It was the Hungarian composer Zoltán Kodály who, with his great Sonata for Cello (1915) resuscitated a genre that had lain idle since the days of Bach. Vagn Holmboe was certainly familiar with the modernist advances that Kodály and his colleague Bartók had made against the background of the folk music of the Balkans. Holmboe's interest in this grew all the stronger in 1931 when he met the Romanian-born pianist Meta Graf in Berlin. In 1933-34 they travelled around together to study the folk music of the Bal-kans and even got married wearing Transsylvanian folk costumes!
Holmboe's Sonata for Violoncello Solo, op. 101 is from 1968-69 and thus more than half a century later than Kodály's. If the leap in time seems surprising, it is simply an expression of Holmboe's lifelong artistic ideals. To the end he acknowledged his indebtedness to both Bach and the Balkans. From Bach he took the movement types of the Baroque, from Balkan music he took the grand gestures and a sense of drama.
The sonata begins with a grand Prelude that fantasizes over the introductory theme, and as with Bach grows into much more than a prelude. In the finest Holmboe style the music grows naturally, almost as if improvised, while at the same time it has a profoundly satisfying form.
The Baroque genre does not alter the fact that Holmboe would never have dreamt of writing a pastiche. His fugue in the second movement quickly goes its own way, and the -final rondo of the sonata is a highly physical dance, full of lopsided, irregular Balkan phrases.
Not without reason, Holmboe's concentrated and sometimes ascetic music has given him a reputation as a serious man. Cheap points were alien to his nature, but that does not mean that he had no sense of humour. Holmboe's music spans all the temperaments, and in some works humour is a bearing idea. And so it is for example with the charming joke Quartetto Medico, op. 70 from 1956, written for piano, flute, oboe and clarinet.
Holmboe wrote the piece for four amateur musicians who were all medical doc-tors. This explains why the work is not all that difficult to play, and why the movement names merge with the musical expression in musical/medical diagnoses.
The first and second movements represent the contrast between healthy and fever-ish - balance against fitful restlessness. Then come two short interludes (called "-Inter-medico" instead of "Intermedio"): the first is a close-order fugue for the winds alone ("senza pianisticitis"), the second on the other hand is for piano solo ("sans marais", that is "without marsh" - one of the players was a Dr. Mose (Danish mose means ‘marsh'), so he was not the pianist!).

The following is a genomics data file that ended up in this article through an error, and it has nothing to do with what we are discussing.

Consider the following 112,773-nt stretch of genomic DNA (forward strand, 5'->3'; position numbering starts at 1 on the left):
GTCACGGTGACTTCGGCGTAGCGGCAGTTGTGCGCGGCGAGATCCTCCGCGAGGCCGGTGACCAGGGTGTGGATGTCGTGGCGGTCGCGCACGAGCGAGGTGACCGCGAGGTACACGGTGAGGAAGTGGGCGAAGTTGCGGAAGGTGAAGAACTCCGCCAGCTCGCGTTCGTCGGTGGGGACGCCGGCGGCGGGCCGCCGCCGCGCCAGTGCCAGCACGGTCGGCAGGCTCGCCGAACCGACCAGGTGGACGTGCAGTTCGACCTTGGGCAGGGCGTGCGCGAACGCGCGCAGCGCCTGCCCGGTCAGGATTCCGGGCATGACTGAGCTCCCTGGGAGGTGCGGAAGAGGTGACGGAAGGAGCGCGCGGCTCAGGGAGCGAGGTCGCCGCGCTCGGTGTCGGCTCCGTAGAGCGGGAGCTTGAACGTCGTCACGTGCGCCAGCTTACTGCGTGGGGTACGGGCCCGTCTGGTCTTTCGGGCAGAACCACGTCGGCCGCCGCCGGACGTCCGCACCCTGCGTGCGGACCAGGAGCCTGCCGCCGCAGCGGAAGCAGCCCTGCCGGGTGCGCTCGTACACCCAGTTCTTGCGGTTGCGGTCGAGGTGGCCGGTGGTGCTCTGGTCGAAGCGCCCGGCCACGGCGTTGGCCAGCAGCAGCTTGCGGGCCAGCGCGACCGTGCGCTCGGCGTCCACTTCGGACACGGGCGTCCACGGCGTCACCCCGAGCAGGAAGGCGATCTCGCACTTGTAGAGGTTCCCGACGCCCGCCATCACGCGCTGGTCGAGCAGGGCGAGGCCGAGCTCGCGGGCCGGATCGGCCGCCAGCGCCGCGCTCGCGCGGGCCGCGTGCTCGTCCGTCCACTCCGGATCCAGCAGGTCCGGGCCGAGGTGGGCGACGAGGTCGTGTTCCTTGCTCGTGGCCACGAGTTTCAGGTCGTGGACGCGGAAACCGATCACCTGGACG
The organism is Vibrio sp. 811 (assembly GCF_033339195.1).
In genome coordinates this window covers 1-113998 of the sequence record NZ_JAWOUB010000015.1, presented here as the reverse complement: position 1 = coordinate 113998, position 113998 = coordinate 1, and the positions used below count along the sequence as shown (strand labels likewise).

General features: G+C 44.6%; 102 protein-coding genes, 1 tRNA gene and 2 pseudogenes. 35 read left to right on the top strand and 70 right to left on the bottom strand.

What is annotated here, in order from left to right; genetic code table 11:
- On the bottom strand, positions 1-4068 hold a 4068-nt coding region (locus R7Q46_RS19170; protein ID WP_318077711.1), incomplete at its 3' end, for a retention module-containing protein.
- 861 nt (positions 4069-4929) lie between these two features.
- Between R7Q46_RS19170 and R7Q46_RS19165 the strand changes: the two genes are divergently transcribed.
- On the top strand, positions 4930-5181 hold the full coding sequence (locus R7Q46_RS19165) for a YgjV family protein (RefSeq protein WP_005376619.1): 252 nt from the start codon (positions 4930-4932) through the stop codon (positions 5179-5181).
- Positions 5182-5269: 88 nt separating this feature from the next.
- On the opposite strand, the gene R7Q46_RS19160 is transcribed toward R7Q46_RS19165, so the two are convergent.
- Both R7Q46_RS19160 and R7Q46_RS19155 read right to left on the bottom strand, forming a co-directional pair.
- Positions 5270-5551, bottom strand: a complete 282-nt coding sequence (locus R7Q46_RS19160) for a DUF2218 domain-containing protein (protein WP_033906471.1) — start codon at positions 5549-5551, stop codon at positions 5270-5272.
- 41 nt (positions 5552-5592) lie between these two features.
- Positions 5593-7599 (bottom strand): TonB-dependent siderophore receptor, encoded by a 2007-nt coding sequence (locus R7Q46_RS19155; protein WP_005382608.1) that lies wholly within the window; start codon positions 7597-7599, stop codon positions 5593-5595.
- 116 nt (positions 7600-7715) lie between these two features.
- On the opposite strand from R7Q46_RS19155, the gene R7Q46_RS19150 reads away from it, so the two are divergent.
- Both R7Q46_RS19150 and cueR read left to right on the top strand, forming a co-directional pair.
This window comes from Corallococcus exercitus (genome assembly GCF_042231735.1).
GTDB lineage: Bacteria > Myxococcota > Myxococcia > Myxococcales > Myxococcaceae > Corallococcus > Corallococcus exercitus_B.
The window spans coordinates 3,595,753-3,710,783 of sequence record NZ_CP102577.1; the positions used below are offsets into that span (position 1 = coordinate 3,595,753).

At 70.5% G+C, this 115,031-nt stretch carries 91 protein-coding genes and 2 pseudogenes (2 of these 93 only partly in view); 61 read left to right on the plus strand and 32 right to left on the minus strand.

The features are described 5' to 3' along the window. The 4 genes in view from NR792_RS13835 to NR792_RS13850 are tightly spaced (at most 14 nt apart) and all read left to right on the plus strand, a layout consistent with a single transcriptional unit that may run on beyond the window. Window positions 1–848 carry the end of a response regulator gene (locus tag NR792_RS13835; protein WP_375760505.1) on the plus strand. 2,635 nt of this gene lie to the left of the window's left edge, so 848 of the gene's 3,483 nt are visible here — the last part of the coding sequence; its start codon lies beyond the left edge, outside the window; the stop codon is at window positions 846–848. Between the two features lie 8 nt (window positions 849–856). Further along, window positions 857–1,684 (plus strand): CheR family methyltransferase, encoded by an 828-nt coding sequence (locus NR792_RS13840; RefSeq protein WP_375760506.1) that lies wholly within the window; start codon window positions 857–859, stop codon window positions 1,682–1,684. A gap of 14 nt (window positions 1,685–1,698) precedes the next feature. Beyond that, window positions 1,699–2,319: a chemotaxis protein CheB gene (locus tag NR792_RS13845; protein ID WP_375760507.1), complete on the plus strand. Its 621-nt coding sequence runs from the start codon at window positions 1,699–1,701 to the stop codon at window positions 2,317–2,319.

In the last movement comes a loosening-up with an "Allegro con frangula": frangula is a laxative, and the music really does flow easily along ...
Holmboe's Sextet, op. 114 for the atypical configuration of three strings (violin, viola, cello) and three winds (flute, clarinet and bassoon) was written in 1973 and given its first perfor-mance by musicians from the Odense Symphony Orchestra. The mix of instruments offers many possible types of sonority, and Holmboe, who admired Haydn greatly for getting a lot out of a little, uses the six voices like a whole small orchestra.
The first movement has a slow introduction before a fast, teeming main section begins. The little first subject and a brief rhythmic figure run through the music as a recurrent strand, but constantly transformed into new, individual variants. As a contrast, the second movement is a beautiful, ethereal interval in which the parts function as echoes of one another and are mirrored in the most delicate expressions.
Quite classically, the work ends with a lively, rhythmically intricate last move-ment which, typically for Holmboe, is still completely relaxed and camouflages its many inge-nuities. The sextet is a lush, imaginative work, written by a composer at the peak of his mastery.
Jens Cornelius, 2012